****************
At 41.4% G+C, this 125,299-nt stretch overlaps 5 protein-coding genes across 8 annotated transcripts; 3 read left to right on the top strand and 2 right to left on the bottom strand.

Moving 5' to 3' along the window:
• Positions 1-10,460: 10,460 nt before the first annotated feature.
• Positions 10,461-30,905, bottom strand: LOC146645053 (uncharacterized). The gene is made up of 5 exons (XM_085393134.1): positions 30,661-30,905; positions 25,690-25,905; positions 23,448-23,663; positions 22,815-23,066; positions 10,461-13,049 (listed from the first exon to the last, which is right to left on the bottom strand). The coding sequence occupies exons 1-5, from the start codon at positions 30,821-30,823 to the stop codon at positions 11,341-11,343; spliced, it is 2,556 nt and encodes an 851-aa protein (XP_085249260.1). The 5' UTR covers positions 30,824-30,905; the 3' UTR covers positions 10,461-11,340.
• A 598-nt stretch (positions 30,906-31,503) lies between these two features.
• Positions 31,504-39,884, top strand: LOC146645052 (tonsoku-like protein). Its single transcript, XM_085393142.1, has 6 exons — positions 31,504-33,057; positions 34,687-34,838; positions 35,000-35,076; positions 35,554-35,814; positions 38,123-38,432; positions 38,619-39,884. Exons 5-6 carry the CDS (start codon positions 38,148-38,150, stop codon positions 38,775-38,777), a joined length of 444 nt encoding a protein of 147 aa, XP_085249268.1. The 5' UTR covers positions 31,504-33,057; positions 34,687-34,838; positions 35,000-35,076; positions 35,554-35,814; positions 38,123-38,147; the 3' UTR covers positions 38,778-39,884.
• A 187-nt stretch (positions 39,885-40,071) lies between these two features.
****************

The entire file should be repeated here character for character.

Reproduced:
At 41.4% G+C, this 125,299-nt stretch overlaps 5 protein-coding genes across 8 annotated transcripts; 3 read left to right on the top strand and 2 right to left on the bottom strand.

Moving 5' to 3' along the window:
• Positions 1-10,460: 10,460 nt before the first annotated feature.
• Positions 10,461-30,905, bottom strand: LOC146645053 (uncharacterized). The gene is made up of 5 exons (XM_085393134.1): positions 30,661-30,905; positions 25,690-25,905; positions 23,448-23,663; positions 22,815-23,066; positions 10,461-13,049 (listed from the first exon to the last, which is right to left on the bottom strand). The coding sequence occupies exons 1-5, from the start codon at positions 30,821-30,823 to the stop codon at positions 11,341-11,343; spliced, it is 2,556 nt and encodes an 851-aa protein (XP_085249260.1). The 5' UTR covers positions 30,824-30,905; the 3' UTR covers positions 10,461-11,340.
• A 598-nt stretch (positions 30,906-31,503) lies between these two features.
• Positions 31,504-39,884, top strand: LOC146645052 (tonsoku-like protein). Its single transcript, XM_085393142.1, has 6 exons — positions 31,504-33,057; positions 34,687-34,838; positions 35,000-35,076; positions 35,554-35,814; positions 38,123-38,432; positions 38,619-39,884. Exons 5-6 carry the CDS (start codon positions 38,148-38,150, stop codon positions 38,775-38,777), a joined length of 444 nt encoding a protein of 147 aa, XP_085249268.1. The 5' UTR covers positions 31,504-33,057; positions 34,687-34,838; positions 35,000-35,076; positions 35,554-35,814; positions 38,123-38,147; the 3' UTR covers positions 38,778-39,884.
• A 187-nt stretch (positions 39,885-40,071) lies between these two features.